This it a problem that has come on my path a few times now and I don't have a satisfying solution yet. The goal is to predict probabilities or fractions based on some $x$ where our training $y$ has these probabilties or fractions and thus is in the domain $[0,1]$ as opposed to $\{0,1\}$. My question is with regards to my loss function. In the case of fractions, if the error between 0.4 and 0.5 and the error between 0.89 and 0.99 is the same I can just use MSE if I want to predict the expected value.

In case of probabilities where we want to approach it similarly as classification problems, where the difference between 0.89 and 0.99 is much bigger than that of 0.4 and 0.5, we want to put this in our loss function. Does cross entropy still work properly if I feed it fractions in $y$?

$\mathcal{L}(y,\hat{y})=-y\log(\hat{y}) - (1-y)\log(1-\hat{y})$

Let's say our $y=0.5$ and our current prediction is $\hat{y}=0.6$ we would get:

$\mathcal{L}(0.5,0.6)=-0.5\log(0.6) - 0.5\log(0.4)$

I don't really see why this would go wrong? The function is still convex. Everywhere it says that the target should be in $\{0, 1\}$ however. Maybe my math is lacking or I'm missing something obvious, why is this a bad idea?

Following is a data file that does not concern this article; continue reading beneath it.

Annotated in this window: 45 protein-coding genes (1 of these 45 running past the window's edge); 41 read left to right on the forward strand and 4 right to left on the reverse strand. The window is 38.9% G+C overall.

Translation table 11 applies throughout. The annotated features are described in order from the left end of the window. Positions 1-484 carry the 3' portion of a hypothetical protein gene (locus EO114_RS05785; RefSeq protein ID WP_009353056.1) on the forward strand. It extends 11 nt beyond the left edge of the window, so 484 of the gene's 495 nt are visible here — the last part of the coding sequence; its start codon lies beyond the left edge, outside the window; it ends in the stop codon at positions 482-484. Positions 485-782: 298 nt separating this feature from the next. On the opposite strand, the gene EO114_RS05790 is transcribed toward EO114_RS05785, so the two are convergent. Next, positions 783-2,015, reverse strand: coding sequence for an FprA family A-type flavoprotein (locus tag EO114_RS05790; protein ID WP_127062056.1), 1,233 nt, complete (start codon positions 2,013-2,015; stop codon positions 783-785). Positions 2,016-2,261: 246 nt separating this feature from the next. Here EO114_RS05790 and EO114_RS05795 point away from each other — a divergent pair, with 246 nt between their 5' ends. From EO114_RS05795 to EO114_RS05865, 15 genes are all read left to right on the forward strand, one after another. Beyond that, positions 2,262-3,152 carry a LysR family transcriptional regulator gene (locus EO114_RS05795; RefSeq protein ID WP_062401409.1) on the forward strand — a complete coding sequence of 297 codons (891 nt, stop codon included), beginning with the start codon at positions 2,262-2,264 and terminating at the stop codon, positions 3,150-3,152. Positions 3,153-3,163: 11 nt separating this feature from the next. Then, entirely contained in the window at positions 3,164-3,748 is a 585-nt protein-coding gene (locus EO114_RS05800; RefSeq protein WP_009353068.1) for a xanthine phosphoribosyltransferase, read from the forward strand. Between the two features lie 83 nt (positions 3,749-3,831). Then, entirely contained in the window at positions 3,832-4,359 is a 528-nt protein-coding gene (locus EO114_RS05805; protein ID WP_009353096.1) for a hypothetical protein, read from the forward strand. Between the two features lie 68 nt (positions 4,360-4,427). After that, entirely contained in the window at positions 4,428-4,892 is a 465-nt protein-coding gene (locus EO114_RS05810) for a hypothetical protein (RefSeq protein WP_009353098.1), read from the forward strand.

1 Answer 1


Cross-entropy loss still works with probabilities in $[0,1]$ as well as $\{0,1\}$. Most importantly, $\hat{y} = y$ is still a stationary point (although it will not equal $0$).

It is also the case that the possible improvement in loss (and immediate gradient) is larger for $\hat{y} = 0.99, y = 0.89$ than for $\hat{y} = 0.4, y = 0.5$. If you use a sigmoid output, then the gradient at the logit $\hat{y} - y$ still applies - the larger gradient of the loss function scales inversely to the lower gradient of the sigmoid at that point.

So, in short, yes use binary cross-entropy loss for single-class probabilities, even when they are not strictly in $\{0,1\}$.


Your Answer

By clicking “Post Your Answer”, you agree to our terms of service and acknowledge you have read our privacy policy.

Not the answer you're looking for? Browse other questions tagged or ask your own question.